All About Root-To-Stem Eating

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With food waste on the rise, a trend is encouraging sustainable cooking.

Vegetarianism and veganism are so common now that even the meat lovers among us have started incorporating some of those habits into our diet. The “root-to-stem” trend of eating has made waves this year for not only making food more interesting, but promoting good health and minimal waste. 

So what exactly is this recent trend? Root-to-stem eating is the logical extension of the nose-to-tail movement, with vegetable trimmings that would normally end up in the bin, end up on the plate. The movement rethinks how we cook and prepare vegetables. Items once considered “scraps” – potato peel, carrot tops, broccoli stalks and lemon rind – become part of the end dish.

At the forefront of the trend is eco chef and restaurateur Tom Hunt, who implemented the root-to-stem movement at his award-winning restaurants in Bristol  and London. “I decided to come up with the term ‘root-to-fruit’ eating when I started focusing on sustainability in my cooking,” he explains. “We’ve lost our connection with the origins of our fruits, vegetables and ingredients. I believe the more whole our ingredients are and closer to their original condition – how they were at harvest – the healthier they are for us to eat.”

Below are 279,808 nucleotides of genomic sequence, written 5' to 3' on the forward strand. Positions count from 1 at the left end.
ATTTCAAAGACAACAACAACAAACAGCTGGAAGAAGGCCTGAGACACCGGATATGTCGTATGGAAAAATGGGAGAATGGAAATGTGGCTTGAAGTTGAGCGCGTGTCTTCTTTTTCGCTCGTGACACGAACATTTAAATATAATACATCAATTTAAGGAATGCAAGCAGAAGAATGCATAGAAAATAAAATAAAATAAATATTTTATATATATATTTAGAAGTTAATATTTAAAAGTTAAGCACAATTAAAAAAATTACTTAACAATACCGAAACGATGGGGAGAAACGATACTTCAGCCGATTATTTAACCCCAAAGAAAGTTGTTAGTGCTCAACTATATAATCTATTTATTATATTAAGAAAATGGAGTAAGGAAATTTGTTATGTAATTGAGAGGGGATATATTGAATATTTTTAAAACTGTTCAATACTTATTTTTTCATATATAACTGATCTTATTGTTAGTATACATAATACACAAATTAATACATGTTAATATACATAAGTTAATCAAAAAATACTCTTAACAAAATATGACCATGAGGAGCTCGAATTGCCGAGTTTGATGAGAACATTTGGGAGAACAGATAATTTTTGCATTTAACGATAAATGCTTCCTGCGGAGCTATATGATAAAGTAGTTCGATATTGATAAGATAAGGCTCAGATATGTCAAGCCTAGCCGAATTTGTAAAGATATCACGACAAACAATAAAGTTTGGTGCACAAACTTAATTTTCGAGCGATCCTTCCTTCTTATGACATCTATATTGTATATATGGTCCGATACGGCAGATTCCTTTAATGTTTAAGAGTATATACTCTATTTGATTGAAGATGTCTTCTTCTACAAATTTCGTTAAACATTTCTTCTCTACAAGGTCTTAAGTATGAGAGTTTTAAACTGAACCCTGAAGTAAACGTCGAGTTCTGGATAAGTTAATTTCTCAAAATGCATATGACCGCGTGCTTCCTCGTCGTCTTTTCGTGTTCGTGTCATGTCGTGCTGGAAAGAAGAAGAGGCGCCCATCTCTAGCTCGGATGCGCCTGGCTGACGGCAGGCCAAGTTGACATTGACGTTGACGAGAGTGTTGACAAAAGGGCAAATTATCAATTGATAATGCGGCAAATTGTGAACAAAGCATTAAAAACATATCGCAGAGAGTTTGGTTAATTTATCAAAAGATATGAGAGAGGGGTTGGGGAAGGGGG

Not only does this trend help increase vegetable intake, it’s combatting food wastage, too. A key finding from the Save Food joint initiative between the Food and Agriculture Organization of the United Nations and Messe Düsseldorf as well as other agencies found that “fruits and vegetables, plus roots and tubers, have the highest wastage rates of any food.”

Not only do these figures have a significant human impact but there is a great environmental impact. Over a five-year period methane gas from decomposing vegetables generates 100 times more heat into the atmosphere than carbon dioxide.

Embrace the root-to stem trend by trying beetroot leaves, pickled watermelon rinds, asparagus stems and more. 

Source MiNDFOOD| NOVEMBER 30, 2017